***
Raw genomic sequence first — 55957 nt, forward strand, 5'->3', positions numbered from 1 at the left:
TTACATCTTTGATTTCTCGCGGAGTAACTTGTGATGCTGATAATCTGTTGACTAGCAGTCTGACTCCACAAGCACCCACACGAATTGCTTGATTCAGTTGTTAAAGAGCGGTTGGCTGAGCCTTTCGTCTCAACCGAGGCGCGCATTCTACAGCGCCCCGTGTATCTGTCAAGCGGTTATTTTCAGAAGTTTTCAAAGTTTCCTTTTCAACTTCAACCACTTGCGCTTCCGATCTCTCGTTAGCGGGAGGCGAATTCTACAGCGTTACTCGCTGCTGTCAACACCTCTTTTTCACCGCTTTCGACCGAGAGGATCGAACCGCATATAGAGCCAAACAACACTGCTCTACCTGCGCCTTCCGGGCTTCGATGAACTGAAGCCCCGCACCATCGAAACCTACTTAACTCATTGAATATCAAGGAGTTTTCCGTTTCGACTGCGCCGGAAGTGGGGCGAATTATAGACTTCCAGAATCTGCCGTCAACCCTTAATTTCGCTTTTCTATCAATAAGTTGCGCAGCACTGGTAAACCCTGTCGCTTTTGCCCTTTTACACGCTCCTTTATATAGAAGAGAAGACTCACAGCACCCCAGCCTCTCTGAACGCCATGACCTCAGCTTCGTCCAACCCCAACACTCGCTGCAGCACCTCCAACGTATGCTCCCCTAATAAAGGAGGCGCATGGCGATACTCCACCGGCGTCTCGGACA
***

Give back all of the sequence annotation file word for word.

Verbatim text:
Raw genomic sequence first — 55957 nt, forward strand, 5'->3', positions numbered from 1 at the left:
TTACATCTTTGATTTCTCGCGGAGTAACTTGTGATGCTGATAATCTGTTGACTAGCAGTCTGACTCCACAAGCACCCACACGAATTGCTTGATTCAGTTGTTAAAGAGCGGTTGGCTGAGCCTTTCGTCTCAACCGAGGCGCGCATTCTACAGCGCCCCGTGTATCTGTCAAGCGGTTATTTTCAGAAGTTTTCAAAGTTTCCTTTTCAACTTCAACCACTTGCGCTTCCGATCTCTCGTTAGCGGGAGGCGAATTCTACAGCGTTACTCGCTGCTGTCAACACCTCTTTTTCACCGCTTTCGACCGAGAGGATCGAACCGCATATAGAGCCAAACAACACTGCTCTACCTGCGCCTTCCGGGCTTCGATGAACTGAAGCCCCGCACCATCGAAACCTACTTAACTCATTGAATATCAAGGAGTTTTCCGTTTCGACTGCGCCGGAAGTGGGGCGAATTATAGACTTCCAGAATCTGCCGTCAACCCTTAATTTCGCTTTTCTATCAATAAGTTGCGCAGCACTGGTAAACCCTGTCGCTTTTGCCCTTTTACACGCTCCTTTATATAGAAGAGAAGACTCACAGCACCCCAGCCTCTCTGAACGCCATGACCTCAGCTTCGTCCAACCCCAACACTCGCTGCAGCACCTCCAACGTATGCTCCCCTAATAAAGGAGGCGCATGGCGATACTCCACCGGCGTCTCGGACA